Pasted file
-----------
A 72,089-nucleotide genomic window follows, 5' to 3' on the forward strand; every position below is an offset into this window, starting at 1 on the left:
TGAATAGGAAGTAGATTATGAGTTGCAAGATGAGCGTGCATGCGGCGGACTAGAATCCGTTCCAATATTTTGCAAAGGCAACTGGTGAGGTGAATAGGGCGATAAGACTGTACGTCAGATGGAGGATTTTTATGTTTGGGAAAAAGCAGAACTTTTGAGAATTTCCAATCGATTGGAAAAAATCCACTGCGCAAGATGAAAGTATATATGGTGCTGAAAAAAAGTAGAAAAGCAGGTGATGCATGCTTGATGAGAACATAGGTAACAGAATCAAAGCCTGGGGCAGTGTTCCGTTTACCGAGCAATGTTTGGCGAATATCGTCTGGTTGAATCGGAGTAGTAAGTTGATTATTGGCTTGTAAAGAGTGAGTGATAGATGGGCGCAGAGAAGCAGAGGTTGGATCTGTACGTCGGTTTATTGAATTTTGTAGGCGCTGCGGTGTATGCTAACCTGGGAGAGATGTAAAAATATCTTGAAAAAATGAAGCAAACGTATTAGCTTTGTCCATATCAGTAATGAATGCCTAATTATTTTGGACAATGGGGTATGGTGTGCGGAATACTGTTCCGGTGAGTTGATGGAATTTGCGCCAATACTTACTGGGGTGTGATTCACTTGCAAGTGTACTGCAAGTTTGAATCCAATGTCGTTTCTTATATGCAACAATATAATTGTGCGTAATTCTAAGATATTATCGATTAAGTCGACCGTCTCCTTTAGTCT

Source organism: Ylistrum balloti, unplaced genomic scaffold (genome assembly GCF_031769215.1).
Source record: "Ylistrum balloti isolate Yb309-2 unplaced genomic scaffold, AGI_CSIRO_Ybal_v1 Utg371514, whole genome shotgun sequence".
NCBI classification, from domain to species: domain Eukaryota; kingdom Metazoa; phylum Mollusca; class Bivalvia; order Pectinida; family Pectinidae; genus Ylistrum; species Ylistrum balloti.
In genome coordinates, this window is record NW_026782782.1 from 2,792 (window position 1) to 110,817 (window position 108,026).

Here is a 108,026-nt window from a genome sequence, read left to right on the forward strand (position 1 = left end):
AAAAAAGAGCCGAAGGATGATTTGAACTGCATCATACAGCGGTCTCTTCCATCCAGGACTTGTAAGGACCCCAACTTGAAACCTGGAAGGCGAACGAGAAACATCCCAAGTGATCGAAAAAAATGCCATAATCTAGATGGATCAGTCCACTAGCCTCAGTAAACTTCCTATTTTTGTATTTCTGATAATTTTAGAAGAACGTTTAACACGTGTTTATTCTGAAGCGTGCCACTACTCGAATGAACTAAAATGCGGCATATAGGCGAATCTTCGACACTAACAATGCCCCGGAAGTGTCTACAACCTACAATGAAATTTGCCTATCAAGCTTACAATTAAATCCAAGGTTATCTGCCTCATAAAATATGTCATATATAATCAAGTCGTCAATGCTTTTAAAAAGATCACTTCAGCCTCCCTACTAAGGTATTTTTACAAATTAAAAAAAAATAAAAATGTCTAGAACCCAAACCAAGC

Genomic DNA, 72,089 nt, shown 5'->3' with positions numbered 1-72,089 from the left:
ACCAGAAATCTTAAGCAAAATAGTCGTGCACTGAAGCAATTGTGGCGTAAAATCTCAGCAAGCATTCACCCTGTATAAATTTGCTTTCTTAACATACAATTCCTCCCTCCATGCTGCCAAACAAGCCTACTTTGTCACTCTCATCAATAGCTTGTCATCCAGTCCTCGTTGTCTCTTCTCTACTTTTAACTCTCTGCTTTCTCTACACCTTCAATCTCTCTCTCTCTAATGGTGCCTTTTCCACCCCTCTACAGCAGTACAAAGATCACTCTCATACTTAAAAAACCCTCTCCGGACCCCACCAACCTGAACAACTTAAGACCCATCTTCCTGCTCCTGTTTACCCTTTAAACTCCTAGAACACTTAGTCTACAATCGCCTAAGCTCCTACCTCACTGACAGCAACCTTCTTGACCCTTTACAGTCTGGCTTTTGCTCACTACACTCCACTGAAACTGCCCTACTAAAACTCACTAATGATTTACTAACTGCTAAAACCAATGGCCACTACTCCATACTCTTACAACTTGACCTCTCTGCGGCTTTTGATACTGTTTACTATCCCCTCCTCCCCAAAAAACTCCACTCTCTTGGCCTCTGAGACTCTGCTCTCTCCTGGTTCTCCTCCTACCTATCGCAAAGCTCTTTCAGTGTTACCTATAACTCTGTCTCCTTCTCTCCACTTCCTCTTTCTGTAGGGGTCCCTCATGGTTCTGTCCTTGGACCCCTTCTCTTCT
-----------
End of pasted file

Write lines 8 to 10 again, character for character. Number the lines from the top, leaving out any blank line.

AAAAAAGAGCCGAAGGATGATTTGAACTGCATCATACAGCGGTCTCTTCCATCCAGGACTTGTAAGGACCCCAACTTGAAACCTGGAAGGCGAACGAGAAACATCCCAAGTGATCGAAAAAAATGCCATAATCTAGATGGATCAGTCCACTAGCCTCAGTAAACTTCCTATTTTTGTATTTCTGATAATTTTAGAAGAACGTTTAACACGTGTTTATTCTGAAGCGTGCCACTACTCGAATGAACTAAAATGCGGCATATAGGCGAATCTTCGACACTAACAATGCCCCGGAAGTGTCTACAACCTACAATGAAATTTGCCTATCAAGCTTACAATTAAATCCAAGGTTATCTGCCTCATAAAATATGTCATATATAATCAAGTCGTCAATGCTTTTAAAAAGATCACTTCAGCCTCCCTACTAAGGTATTTTTACAAATTAAAAAAAAATAAAAATGTCTAGAACCCAAACCAAGC

Genomic DNA, 72,089 nt, shown 5'->3' with positions numbered 1-72,089 from the left:
ACCAGAAATCTTAAGCAAAATAGTCGTGCACTGAAGCAATTGTGGCGTAAAATCTCAGCAAGCATTCACCCTGTATAAATTTGCTTTCTTAACATACAATTCCTCCCTCCATGCTGCCAAACAAGCCTACTTTGTCACTCTCATCAATAGCTTGTCATCCAGTCCTCGTTGTCTCTTCTCTACTTTTAACTCTCTGCTTTCTCTACACCTTCAATCTCTCTCTCTCTAATGGTGCCTTTTCCACCCCTCTACAGCAGTACAAAGATCACTCTCATACTTAAAAAACCCTCTCCGGACCCCACCAACCTGAACAACTTAAGACCCATCTTCCTGCTCCTGTTTACCCTTTAAACTCCTAGAACACTTAGTCTACAATCGCCTAAGCTCCTACCTCACTGACAGCAACCTTCTTGACCCTTTACAGTCTGGCTTTTGCTCACTACACTCCACTGAAACTGCCCTACTAAAACTCACTAATGATTTACTAACTGCTAAAACCAATGGCCACTACTCCATACTCTTACAACTTGACCTCTCTGCGGCTTTTGATACTGTTTACTATCCCCTCCTCCCCAAAAAACTCCACTCTCTTGGCCTCTGAGACTCTGCTCTCTCCTGGTTCTCCTCCTACCTATCGCAAAGCTCTTTCAGTGTTACCTATAACTCTGTCTCCTTCTCTCCACTTCCTCTTTCTGTAGGGGTCCCTCATGGTTCTGTCCTTGGACCCCTTCTCTTCT